US6540776B2 (en) * 2000-12-28 2003-04-01 Advanced Cardiovascular Systems, Inc. Sheath for a prosthesis and methods of forming the same
US6544582B1 (en) * 2001-01-05 2003-04-08 Advanced Cardiovascular Systems, Inc. Method and apparatus for coating an implantable device
US6544223B1 (en) * 2001-01-05 2003-04-08 Advanced Cardiovascular Systems, Inc. Balloon catheter for delivering therapeutic agents
US6572644B1 (en) * 2001-06-27 2003-06-03 Advanced Cardiovascular Systems, Inc. Stent mounting device and a method of using the same to coat a stent
US6565659B1 (en) * 2001-06-28 2003-05-20 Advanced Cardiovascular Systems, Inc. Stent mounting assembly and a method of using the same to coat a stent
US6527863B1 (en) * 2001-06-29 2003-03-04 Advanced Cardiovascular Systems, Inc. Support device for a stent and a method of using the same to coat a stent
US20070111008A1 (en) * 2001-09-27 2007-05-17 Pacetti Stephen D Rate-reducing membrane for release of an agent
US20080075833A1 (en) * 2001-09-27 2008-03-27 Pacetti Stephen D Rate-reducing membrane for release of an agent
US6753071B1 (en) * 2001-09-27 2004-06-22 Advanced Cardiovascular Systems, Inc. Rate-reducing membrane for release of an agent
US20060121179A1 (en) * 2001-09-27 2006-06-08 Pacetti Stephen D Rate-reducing membrane for release of an agent
US7014913B2 (en) * 2001-09-27 2006-03-21 Advanced Cardiovascular Systems, Inc. Rate-reducing membrane for release of an agent
US20030065377A1 (en) * 2001-09-28 2003-04-03 Davila Luis A. Coated medical devices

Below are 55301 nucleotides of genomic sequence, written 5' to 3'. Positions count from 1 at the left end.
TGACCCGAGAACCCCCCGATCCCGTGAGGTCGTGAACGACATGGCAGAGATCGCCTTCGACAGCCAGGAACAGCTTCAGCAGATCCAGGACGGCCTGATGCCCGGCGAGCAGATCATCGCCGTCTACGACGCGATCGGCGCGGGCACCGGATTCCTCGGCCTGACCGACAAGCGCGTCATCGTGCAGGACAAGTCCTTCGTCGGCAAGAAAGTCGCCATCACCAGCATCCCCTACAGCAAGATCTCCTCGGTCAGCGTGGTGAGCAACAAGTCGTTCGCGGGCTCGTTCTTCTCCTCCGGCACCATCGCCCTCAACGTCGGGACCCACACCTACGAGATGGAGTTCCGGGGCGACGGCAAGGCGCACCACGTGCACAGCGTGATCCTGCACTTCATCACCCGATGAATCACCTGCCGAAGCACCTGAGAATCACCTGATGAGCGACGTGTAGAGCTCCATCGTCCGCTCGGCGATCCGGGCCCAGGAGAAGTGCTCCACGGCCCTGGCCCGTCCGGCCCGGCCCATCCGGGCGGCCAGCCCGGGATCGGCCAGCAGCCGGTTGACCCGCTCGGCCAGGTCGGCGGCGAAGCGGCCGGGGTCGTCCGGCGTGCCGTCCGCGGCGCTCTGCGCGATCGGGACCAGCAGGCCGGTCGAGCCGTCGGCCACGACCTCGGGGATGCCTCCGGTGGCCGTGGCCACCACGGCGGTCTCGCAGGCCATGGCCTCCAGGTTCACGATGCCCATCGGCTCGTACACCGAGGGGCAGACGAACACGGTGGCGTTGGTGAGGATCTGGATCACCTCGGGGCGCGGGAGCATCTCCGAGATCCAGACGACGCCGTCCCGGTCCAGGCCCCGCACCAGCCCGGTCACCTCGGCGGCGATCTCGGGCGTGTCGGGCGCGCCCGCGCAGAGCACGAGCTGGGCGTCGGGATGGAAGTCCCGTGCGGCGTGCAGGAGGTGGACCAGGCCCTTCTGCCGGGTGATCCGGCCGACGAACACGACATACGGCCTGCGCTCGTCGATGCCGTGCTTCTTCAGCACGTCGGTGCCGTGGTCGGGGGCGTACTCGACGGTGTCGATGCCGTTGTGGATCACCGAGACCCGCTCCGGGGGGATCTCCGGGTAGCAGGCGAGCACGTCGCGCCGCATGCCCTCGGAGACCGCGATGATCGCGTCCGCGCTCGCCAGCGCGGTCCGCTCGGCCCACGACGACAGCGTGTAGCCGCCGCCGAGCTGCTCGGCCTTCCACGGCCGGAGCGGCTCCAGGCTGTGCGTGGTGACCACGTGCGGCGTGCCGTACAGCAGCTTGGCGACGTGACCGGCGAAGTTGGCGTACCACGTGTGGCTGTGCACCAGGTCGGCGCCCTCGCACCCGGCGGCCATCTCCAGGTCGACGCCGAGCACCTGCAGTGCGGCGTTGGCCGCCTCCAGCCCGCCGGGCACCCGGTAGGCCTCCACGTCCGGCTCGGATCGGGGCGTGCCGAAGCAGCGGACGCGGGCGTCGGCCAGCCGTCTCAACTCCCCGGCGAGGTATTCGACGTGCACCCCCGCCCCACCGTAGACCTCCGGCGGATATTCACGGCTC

US20030099712A1 (en) * 2001-11-26 2003-05-29 Swaminathan Jayaraman Therapeutic coating for an intravascular implant
US6706408B2 (en) * 2002-05-16 2004-03-16 Surmodics, Inc. Silane coating composition
US20060062821A1 (en) * 2002-06-21 2006-03-23 Simhambhatla Murthy V Polycationic peptide coatings and methods of making the same
US7063884B2 (en) * 2003-02-26 2006-06-20 Advanced Cardiovascular Systems, Inc. Stent coating
US7247364B2 (en) * 2003-02-26 2007-07-24 Advanced Cardiovascular Systems, Inc. Coating for implantable medical devices
US20080021008A1 (en) * 2003-05-08 2008-01-24 Advanced Cardiovascular Systems, Inc. Stent coatings comprising hydrophilic additives
US20080118543A1 (en) * 2003-05-08 2008-05-22 Advanced Cardiovascular Systems, Inc. Stent Coatings comprising hydrophilic additives
US20050147647A1 (en) * 2003-12-24 2005-07-07 Thierry Glauser Coatings for implantable medical devices comprising hydrophilic substances and methods for fabricating the same
US20060043650A1 (en) * 2004-08-26 2006-03-02 Hossainy Syed F Methods for manufacturing a coated stent-balloon assembly
US20080124372A1 (en) * 2006-06-06 2008-05-29 Hossainy Syed F A Morphology profiles for control of agent release rates from polymer matrices

Cited By (4)

* Cited by examiner, † Cited by third party
Publication number Priority date Publication date Assignee Title
US7063884B2 (en) * 2003-02-26 2006-06-20 Advanced Cardiovascular Systems, Inc. Stent coating